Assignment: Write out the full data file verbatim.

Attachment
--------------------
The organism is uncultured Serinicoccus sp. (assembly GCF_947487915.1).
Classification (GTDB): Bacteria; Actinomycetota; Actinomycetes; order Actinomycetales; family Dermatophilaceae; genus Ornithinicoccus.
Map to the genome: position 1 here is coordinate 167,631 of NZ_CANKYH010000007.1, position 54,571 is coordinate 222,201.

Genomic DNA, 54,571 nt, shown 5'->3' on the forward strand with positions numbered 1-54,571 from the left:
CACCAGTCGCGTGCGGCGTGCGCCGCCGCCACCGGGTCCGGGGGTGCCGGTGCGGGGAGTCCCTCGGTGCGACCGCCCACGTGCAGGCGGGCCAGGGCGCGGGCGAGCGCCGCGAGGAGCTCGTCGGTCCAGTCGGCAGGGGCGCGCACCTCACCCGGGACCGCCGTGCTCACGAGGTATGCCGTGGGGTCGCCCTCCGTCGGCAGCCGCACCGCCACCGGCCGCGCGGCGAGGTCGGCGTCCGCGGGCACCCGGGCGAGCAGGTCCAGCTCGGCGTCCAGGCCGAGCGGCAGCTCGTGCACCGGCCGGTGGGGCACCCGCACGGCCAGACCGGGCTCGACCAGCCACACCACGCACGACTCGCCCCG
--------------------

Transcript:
The organism is uncultured Serinicoccus sp. (assembly GCF_947487915.1).
Classification (GTDB): Bacteria; Actinomycetota; Actinomycetes; order Actinomycetales; family Dermatophilaceae; genus Ornithinicoccus.
Map to the genome: position 1 here is coordinate 167,631 of NZ_CANKYH010000007.1, position 54,571 is coordinate 222,201.

Genomic DNA, 54,571 nt, shown 5'->3' on the forward strand with positions numbered 1-54,571 from the left:
CACCAGTCGCGTGCGGCGTGCGCCGCCGCCACCGGGTCCGGGGGTGCCGGTGCGGGGAGTCCCTCGGTGCGACCGCCCACGTGCAGGCGGGCCAGGGCGCGGGCGAGCGCCGCGAGGAGCTCGTCGGTCCAGTCGGCAGGGGCGCGCACCTCACCCGGGACCGCCGTGCTCACGAGGTATGCCGTGGGGTCGCCCTCCGTCGGCAGCCGCACCGCCACCGGCCGCGCGGCGAGGTCGGCGTCCGCGGGCACCCGGGCGAGCAGGTCCAGCTCGGCGTCCAGGCCGAGCGGCAGCTCGTGCACCGGCCGGTGGGGCACCCGCACGGCCAGACCGGGCTCGACCAGCCACACCACGCACGACTCGCCCCG